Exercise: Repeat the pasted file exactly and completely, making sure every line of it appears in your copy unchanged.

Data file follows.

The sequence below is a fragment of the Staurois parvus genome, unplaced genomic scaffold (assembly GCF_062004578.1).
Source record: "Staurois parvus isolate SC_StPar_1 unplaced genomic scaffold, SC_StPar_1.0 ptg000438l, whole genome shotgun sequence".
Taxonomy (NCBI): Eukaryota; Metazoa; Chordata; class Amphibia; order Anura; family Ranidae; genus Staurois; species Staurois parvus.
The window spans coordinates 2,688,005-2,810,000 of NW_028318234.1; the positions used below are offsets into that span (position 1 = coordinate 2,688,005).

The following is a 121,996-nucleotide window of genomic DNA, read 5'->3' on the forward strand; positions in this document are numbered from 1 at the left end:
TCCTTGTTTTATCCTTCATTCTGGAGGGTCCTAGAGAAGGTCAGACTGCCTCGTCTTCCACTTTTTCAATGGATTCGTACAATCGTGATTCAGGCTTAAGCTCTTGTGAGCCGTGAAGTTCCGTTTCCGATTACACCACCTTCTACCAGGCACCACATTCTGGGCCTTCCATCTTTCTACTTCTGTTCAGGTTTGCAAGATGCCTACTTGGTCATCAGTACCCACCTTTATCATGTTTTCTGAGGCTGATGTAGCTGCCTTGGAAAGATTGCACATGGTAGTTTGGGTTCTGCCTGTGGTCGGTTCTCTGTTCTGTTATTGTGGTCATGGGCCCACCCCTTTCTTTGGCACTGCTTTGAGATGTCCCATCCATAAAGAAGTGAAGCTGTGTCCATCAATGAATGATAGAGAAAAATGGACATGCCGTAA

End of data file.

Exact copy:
The sequence below is a fragment of the Staurois parvus genome, unplaced genomic scaffold (assembly GCF_062004578.1).
Source record: "Staurois parvus isolate SC_StPar_1 unplaced genomic scaffold, SC_StPar_1.0 ptg000438l, whole genome shotgun sequence".
Taxonomy (NCBI): Eukaryota; Metazoa; Chordata; class Amphibia; order Anura; family Ranidae; genus Staurois; species Staurois parvus.
The window spans coordinates 2,688,005-2,810,000 of NW_028318234.1; the positions used below are offsets into that span (position 1 = coordinate 2,688,005).

The following is a 121,996-nucleotide window of genomic DNA, read 5'->3' on the forward strand; positions in this document are numbered from 1 at the left end:
TCCTTGTTTTATCCTTCATTCTGGAGGGTCCTAGAGAAGGTCAGACTGCCTCGTCTTCCACTTTTTCAATGGATTCGTACAATCGTGATTCAGGCTTAAGCTCTTGTGAGCCGTGAAGTTCCGTTTCCGATTACACCACCTTCTACCAGGCACCACATTCTGGGCCTTCCATCTTTCTACTTCTGTTCAGGTTTGCAAGATGCCTACTTGGTCATCAGTACCCACCTTTATCATGTTTTCTGAGGCTGATGTAGCTGCCTTGGAAAGATTGCACATGGTAGTTTGGGTTCTGCCTGTGGTCGGTTCTCTGTTCTGTTATTGTGGTCATGGGCCCACCCCTTTCTTTGGCACTGCTTTGAGATGTCCCATCCATAAAGAAGTGAAGCTGTGTCCATCAATGAATGATAGAGAAAAATGGACATGCCGTAA